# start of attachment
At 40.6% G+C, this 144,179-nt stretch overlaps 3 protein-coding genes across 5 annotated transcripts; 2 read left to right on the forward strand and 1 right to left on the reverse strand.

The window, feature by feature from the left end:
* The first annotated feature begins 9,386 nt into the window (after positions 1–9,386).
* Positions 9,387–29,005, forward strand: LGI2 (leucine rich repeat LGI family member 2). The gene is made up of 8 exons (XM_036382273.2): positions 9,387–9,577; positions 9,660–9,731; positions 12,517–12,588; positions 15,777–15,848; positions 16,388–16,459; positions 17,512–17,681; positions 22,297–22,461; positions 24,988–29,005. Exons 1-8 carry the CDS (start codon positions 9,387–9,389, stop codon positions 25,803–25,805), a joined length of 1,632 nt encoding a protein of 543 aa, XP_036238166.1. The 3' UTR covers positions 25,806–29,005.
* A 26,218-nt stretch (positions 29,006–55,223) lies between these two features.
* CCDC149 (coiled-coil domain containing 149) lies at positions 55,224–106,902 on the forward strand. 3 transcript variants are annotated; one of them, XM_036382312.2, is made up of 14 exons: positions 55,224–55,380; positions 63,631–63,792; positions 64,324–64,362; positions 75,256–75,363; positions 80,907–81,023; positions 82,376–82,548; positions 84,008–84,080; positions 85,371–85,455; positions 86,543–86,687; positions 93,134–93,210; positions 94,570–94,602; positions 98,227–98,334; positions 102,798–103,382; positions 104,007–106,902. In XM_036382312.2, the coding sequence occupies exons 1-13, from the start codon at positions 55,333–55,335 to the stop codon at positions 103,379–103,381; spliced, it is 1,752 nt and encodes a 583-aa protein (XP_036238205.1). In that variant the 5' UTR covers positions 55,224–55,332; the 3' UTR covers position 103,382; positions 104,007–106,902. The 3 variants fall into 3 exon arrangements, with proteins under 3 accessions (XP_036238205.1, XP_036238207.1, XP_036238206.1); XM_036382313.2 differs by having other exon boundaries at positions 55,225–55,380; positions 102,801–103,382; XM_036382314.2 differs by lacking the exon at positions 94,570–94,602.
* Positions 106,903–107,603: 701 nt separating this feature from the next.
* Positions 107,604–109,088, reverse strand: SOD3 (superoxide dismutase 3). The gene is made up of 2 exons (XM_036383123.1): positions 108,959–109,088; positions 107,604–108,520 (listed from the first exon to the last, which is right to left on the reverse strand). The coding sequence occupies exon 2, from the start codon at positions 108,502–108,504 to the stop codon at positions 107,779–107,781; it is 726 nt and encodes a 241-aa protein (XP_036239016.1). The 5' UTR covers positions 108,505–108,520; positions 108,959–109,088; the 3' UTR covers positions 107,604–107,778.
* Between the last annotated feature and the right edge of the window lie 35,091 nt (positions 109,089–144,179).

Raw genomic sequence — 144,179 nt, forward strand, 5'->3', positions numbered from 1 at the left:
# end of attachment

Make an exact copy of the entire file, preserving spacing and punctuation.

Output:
At 40.6% G+C, this 144,179-nt stretch overlaps 3 protein-coding genes across 5 annotated transcripts; 2 read left to right on the forward strand and 1 right to left on the reverse strand.

The window, feature by feature from the left end:
* The first annotated feature begins 9,386 nt into the window (after positions 1–9,386).
* Positions 9,387–29,005, forward strand: LGI2 (leucine rich repeat LGI family member 2). The gene is made up of 8 exons (XM_036382273.2): positions 9,387–9,577; positions 9,660–9,731; positions 12,517–12,588; positions 15,777–15,848; positions 16,388–16,459; positions 17,512–17,681; positions 22,297–22,461; positions 24,988–29,005. Exons 1-8 carry the CDS (start codon positions 9,387–9,389, stop codon positions 25,803–25,805), a joined length of 1,632 nt encoding a protein of 543 aa, XP_036238166.1. The 3' UTR covers positions 25,806–29,005.
* A 26,218-nt stretch (positions 29,006–55,223) lies between these two features.
* CCDC149 (coiled-coil domain containing 149) lies at positions 55,224–106,902 on the forward strand. 3 transcript variants are annotated; one of them, XM_036382312.2, is made up of 14 exons: positions 55,224–55,380; positions 63,631–63,792; positions 64,324–64,362; positions 75,256–75,363; positions 80,907–81,023; positions 82,376–82,548; positions 84,008–84,080; positions 85,371–85,455; positions 86,543–86,687; positions 93,134–93,210; positions 94,570–94,602; positions 98,227–98,334; positions 102,798–103,382; positions 104,007–106,902. In XM_036382312.2, the coding sequence occupies exons 1-13, from the start codon at positions 55,333–55,335 to the stop codon at positions 103,379–103,381; spliced, it is 1,752 nt and encodes a 583-aa protein (XP_036238205.1). In that variant the 5' UTR covers positions 55,224–55,332; the 3' UTR covers position 103,382; positions 104,007–106,902. The 3 variants fall into 3 exon arrangements, with proteins under 3 accessions (XP_036238205.1, XP_036238207.1, XP_036238206.1); XM_036382313.2 differs by having other exon boundaries at positions 55,225–55,380; positions 102,801–103,382; XM_036382314.2 differs by lacking the exon at positions 94,570–94,602.
* Positions 106,903–107,603: 701 nt separating this feature from the next.
* Positions 107,604–109,088, reverse strand: SOD3 (superoxide dismutase 3). The gene is made up of 2 exons (XM_036383123.1): positions 108,959–109,088; positions 107,604–108,520 (listed from the first exon to the last, which is right to left on the reverse strand). The coding sequence occupies exon 2, from the start codon at positions 108,502–108,504 to the stop codon at positions 107,779–107,781; it is 726 nt and encodes a 241-aa protein (XP_036239016.1). The 5' UTR covers positions 108,505–108,520; positions 108,959–109,088; the 3' UTR covers positions 107,604–107,778.
* Between the last annotated feature and the right edge of the window lie 35,091 nt (positions 109,089–144,179).

Raw genomic sequence — 144,179 nt, forward strand, 5'->3', positions numbered from 1 at the left: